NewsOK: Poll shows three-way tie in GOP gubernatorial primary

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Lt. Gov. Todd Lamb, Kevin Stitt and Mick Cornett are in a three-way tie for first in the race for the Republican gubernatorial nomination, according to a survey released Wednesday by Magellan Strategies.

The survey of 644 likely Republican voters showed 19 percent expressed support for Lamb; 19 percent for Stitt; and 17 percent for Cornett.

The automated voice recorded survey was conducted on April 18, 19 and 22, according to the Colorado-based company. The survey has a margin of error of 3.86 percent at the 95 percent confidence level.

According to the survey, President Donald J. Trump has an approval rating of 80 percent in the state, while Gov. Mary Fallin’s approval rating is 20 percent.

Stitt is a Tulsa businessman running as an outsider. Cornett is the former mayor of Oklahoma City.

Tulsa attorney Gary Richardson received 12 percent in the survey; Yukon pastor Dan Fisher received 5 percent; and Auditor and Inspector Gary Jones received 5 percent.

The undecided was 23 percent.

The primary election is set for June 26, with the run-off primary scheduled for Aug. 28.

Previous polls this year have shown Cornett and Lamb as the frontrunners, with Stitt in third and very high amount of undecided voters.

It’s official; ribeye designated as state steak

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A bill naming the ribeye as Oklahoma’s official state steak has been signed into law. Sen. Casey Murdock, R-Felt is the author of Senate Bill 21 along with House principal author Rep. Trey Caldwell, R-Lawton.  

Murdock said with 5.1 million head of beef cattle in Oklahoma, the state is ranked third in the nation in beef cattle.  He said declaring the ribeye the state’s official steak is aimed at drawing attention to that industry.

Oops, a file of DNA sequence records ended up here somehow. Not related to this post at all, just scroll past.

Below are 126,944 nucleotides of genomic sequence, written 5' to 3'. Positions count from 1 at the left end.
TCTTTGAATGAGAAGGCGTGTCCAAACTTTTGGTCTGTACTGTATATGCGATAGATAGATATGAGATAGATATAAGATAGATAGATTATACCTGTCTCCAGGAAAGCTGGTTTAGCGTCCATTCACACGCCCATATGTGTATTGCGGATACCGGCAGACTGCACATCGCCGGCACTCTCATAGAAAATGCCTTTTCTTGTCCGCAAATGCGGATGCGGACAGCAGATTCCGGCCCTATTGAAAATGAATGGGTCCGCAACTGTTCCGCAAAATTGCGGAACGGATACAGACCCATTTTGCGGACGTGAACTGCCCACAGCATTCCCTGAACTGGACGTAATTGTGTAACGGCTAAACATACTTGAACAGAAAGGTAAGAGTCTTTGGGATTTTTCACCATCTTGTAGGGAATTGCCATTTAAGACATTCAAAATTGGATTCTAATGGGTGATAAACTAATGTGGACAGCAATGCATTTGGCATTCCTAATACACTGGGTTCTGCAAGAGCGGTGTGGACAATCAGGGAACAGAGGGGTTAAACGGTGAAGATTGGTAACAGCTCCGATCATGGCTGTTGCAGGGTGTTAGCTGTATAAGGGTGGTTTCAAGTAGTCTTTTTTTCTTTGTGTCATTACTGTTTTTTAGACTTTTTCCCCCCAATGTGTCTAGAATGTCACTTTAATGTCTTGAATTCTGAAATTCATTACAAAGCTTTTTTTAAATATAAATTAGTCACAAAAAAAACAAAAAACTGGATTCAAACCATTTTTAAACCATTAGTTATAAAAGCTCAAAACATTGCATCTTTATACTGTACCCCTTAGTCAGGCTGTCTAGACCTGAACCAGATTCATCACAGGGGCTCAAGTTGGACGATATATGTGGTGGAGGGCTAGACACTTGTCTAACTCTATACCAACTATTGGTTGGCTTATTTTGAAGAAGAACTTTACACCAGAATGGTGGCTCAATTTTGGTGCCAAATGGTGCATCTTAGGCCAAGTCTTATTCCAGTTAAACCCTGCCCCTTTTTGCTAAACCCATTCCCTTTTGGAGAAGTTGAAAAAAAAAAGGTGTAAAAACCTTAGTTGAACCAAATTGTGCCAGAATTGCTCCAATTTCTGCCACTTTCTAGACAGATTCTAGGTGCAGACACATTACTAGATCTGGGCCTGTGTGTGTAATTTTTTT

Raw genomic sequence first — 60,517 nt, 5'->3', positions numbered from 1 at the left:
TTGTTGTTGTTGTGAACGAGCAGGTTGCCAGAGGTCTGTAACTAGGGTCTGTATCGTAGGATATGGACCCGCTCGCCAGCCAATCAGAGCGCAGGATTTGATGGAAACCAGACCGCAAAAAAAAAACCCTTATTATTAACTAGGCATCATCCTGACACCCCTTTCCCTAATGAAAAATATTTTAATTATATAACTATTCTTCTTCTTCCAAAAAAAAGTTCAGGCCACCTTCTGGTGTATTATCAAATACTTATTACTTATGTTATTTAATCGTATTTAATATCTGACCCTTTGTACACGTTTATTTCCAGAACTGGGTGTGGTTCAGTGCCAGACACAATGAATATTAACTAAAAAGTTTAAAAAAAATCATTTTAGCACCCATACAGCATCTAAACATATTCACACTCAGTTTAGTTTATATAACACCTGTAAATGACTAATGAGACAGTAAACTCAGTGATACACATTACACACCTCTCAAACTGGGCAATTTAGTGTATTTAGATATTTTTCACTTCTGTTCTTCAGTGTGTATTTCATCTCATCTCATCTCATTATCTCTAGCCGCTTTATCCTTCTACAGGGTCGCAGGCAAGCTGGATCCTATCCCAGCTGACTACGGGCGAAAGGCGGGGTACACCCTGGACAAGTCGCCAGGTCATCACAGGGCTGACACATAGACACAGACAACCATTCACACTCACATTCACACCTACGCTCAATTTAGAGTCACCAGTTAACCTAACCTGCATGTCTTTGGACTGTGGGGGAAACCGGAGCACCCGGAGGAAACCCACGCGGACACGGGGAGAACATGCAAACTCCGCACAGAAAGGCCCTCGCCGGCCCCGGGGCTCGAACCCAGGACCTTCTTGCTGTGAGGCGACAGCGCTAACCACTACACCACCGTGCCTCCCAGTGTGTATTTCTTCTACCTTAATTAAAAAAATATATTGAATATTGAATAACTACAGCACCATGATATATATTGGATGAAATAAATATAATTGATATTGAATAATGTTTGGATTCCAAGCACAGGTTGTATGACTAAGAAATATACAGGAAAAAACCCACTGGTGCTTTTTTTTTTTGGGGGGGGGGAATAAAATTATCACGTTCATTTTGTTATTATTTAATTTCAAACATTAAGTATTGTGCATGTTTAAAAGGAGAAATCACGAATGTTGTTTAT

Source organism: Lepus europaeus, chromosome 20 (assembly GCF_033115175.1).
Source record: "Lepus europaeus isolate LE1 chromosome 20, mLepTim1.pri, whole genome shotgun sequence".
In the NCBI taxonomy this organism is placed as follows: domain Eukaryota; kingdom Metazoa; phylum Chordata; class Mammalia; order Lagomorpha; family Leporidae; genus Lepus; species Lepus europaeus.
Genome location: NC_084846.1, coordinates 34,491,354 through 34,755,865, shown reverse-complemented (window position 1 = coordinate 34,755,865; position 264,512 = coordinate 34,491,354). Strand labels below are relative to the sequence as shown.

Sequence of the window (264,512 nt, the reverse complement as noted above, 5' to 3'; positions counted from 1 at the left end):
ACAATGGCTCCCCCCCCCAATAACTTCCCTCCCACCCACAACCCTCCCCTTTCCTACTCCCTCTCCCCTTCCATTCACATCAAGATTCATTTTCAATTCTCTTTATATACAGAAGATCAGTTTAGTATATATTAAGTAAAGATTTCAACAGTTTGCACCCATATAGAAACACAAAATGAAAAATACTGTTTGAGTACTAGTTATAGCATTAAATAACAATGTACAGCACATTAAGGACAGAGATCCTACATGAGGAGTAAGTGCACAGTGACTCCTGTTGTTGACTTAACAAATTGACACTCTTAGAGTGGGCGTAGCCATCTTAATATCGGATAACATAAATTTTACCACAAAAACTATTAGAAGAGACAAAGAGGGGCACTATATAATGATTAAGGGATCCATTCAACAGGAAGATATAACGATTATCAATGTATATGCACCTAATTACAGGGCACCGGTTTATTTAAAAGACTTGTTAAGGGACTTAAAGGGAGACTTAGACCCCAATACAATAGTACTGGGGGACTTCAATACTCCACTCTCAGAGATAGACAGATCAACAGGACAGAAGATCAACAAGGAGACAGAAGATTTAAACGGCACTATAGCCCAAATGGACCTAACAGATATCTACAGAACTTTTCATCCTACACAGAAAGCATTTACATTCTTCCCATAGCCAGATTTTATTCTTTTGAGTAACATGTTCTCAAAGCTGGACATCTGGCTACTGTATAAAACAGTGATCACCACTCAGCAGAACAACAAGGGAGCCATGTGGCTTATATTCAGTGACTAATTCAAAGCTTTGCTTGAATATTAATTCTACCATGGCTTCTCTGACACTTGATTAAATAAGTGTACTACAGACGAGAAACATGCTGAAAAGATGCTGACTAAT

“I want to thank Governor Stitt and my fellow legislators for supporting this bill,” Murdock said.  “The whole idea is to honor and promote Oklahoma’s cattle industry.  We have 51,000 beef producers in our state, and they operate in all 77 counties with annual cash receipts for cattle sales totaling $3.3 billion.  I’m proud to honor their contributions to our economy and to our tables.” 

            Murdock said he chose the ribeye to be the official steak because it’s the most flavorful steak there is.  Although the bill doesn’t take effect until November 1, he said it’s not too early to celebrate by ordering or grilling a ribeye for dinner.

            For more information, contact Sen. Casey Murdock at 405-521-5626 or email murdock@oksenate.gov.

The marathon continues

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We now have six weeks left in the first session of the 56th Legislature. My first session at the Capitol has flown by so far, and now is the time we really start getting into specifics with appropriations and budget bills.

 

Committee meetings wrapped up on April 13, so most bills that did not clear committee are dead for the remainder of the session. However, there is an exception for revenue-related legislation. The Appropriations & Budget Committee’s deadline is April 20, but there is some flexibility on that deadline as well, and it is not unusual to see additional bills pop up after that date.

 

I’m sure many of you are aware of the budget proposals that are being floated. The governor has her plan; the Democrats in the House proposed one of their own; even the state auditor has come up with a tax proposal. I’m sure you are wondering where we Republicans are in our budget process.

 

There are many items still up in the air, but House Republicans are about to start proposing several building blocks for a balanced budget. Leadership has a plan in place, and we will begin taking up revenue-raising measures as well as other possible solutions in the next couple of weeks. Chances are there will be a number of tax credits, exemptions and deductions on the table before we see anything like a tax increase. I plan on reviewing every proposal carefully as we seek to close the $878 million projected shortfall in next year’s budget. As those bills come up, I will be sure to update you with any major developments.